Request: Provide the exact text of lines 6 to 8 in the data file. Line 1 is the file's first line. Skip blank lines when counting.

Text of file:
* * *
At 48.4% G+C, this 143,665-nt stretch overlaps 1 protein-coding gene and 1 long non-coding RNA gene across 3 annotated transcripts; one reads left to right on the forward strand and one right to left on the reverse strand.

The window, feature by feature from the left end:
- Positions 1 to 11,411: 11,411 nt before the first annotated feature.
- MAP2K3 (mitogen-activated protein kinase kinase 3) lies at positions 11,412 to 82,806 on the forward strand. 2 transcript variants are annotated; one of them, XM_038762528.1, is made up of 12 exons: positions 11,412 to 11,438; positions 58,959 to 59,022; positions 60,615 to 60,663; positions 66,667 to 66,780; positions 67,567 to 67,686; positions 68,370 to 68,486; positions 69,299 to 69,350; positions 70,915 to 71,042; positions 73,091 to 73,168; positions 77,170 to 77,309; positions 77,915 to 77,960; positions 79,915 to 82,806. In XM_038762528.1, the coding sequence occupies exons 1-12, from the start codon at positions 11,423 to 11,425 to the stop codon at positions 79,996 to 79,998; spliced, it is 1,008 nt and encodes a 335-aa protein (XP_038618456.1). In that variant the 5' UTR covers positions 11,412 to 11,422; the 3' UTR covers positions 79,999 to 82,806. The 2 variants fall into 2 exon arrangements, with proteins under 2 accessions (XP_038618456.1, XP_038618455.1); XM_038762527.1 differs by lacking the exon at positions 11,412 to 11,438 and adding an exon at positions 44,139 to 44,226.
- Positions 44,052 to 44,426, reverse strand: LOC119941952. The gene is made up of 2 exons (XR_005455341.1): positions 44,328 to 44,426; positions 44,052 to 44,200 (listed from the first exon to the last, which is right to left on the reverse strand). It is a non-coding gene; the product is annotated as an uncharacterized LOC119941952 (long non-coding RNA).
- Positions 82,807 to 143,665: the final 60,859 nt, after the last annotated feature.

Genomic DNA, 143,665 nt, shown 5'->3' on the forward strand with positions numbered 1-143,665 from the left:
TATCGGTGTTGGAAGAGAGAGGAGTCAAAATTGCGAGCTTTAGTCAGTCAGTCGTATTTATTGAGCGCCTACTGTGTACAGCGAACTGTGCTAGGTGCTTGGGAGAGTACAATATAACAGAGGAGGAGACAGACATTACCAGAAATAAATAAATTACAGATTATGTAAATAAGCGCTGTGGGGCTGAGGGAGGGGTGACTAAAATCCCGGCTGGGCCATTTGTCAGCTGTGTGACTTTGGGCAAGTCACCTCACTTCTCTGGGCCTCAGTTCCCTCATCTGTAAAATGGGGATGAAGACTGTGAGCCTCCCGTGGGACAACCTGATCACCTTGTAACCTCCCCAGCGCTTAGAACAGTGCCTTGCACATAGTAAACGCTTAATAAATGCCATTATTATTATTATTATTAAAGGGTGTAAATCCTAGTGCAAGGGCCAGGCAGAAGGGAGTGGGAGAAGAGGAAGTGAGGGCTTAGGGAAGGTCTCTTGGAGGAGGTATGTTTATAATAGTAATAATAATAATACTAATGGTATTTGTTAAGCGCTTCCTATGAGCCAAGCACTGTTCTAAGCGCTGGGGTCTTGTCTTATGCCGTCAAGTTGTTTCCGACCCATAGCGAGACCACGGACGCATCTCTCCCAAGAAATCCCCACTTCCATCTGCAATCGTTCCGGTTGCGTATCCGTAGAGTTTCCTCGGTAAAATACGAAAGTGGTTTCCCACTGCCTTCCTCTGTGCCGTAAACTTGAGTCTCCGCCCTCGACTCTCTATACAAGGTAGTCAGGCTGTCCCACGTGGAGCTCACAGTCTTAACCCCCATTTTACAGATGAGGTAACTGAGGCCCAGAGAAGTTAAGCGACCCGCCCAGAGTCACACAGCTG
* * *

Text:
- Positions 82,807 to 143,665: the final 60,859 nt, after the last annotated feature.

Genomic DNA, 143,665 nt, shown 5'->3' on the forward strand with positions numbered 1-143,665 from the left:
TATCGGTGTTGGAAGAGAGAGGAGTCAAAATTGCGAGCTTTAGTCAGTCAGTCGTATTTATTGAGCGCCTACTGTGTACAGCGAACTGTGCTAGGTGCTTGGGAGAGTACAATATAACAGAGGAGGAGACAGACATTACCAGAAATAAATAAATTACAGATTATGTAAATAAGCGCTGTGGGGCTGAGGGAGGGGTGACTAAAATCCCGGCTGGGCCATTTGTCAGCTGTGTGACTTTGGGCAAGTCACCTCACTTCTCTGGGCCTCAGTTCCCTCATCTGTAAAATGGGGATGAAGACTGTGAGCCTCCCGTGGGACAACCTGATCACCTTGTAACCTCCCCAGCGCTTAGAACAGTGCCTTGCACATAGTAAACGCTTAATAAATGCCATTATTATTATTATTATTAAAGGGTGTAAATCCTAGTGCAAGGGCCAGGCAGAAGGGAGTGGGAGAAGAGGAAGTGAGGGCTTAGGGAAGGTCTCTTGGAGGAGGTATGTTTATAATAGTAATAATAATAATACTAATGGTATTTGTTAAGCGCTTCCTATGAGCCAAGCACTGTTCTAAGCGCTGGGGTCTTGTCTTATGCCGTCAAGTTGTTTCCGACCCATAGCGAGACCACGGACGCATCTCTCCCAAGAAATCCCCACTTCCATCTGCAATCGTTCCGGTTGCGTATCCGTAGAGTTTCCTCGGTAAAATACGAAAGTGGTTTCCCACTGCCTTCCTCTGTGCCGTAAACTTGAGTCTCCGCCCTCGACTCTCTATACAAGGTAGTCAGGCTGTCCCACGTGGAGCTCACAGTCTTAACCCCCATTTTACAGATGAGGTAACTGAGGCCCAGAGAAGTTAAGCGACCCGCCCAGAGTCACACAGCTG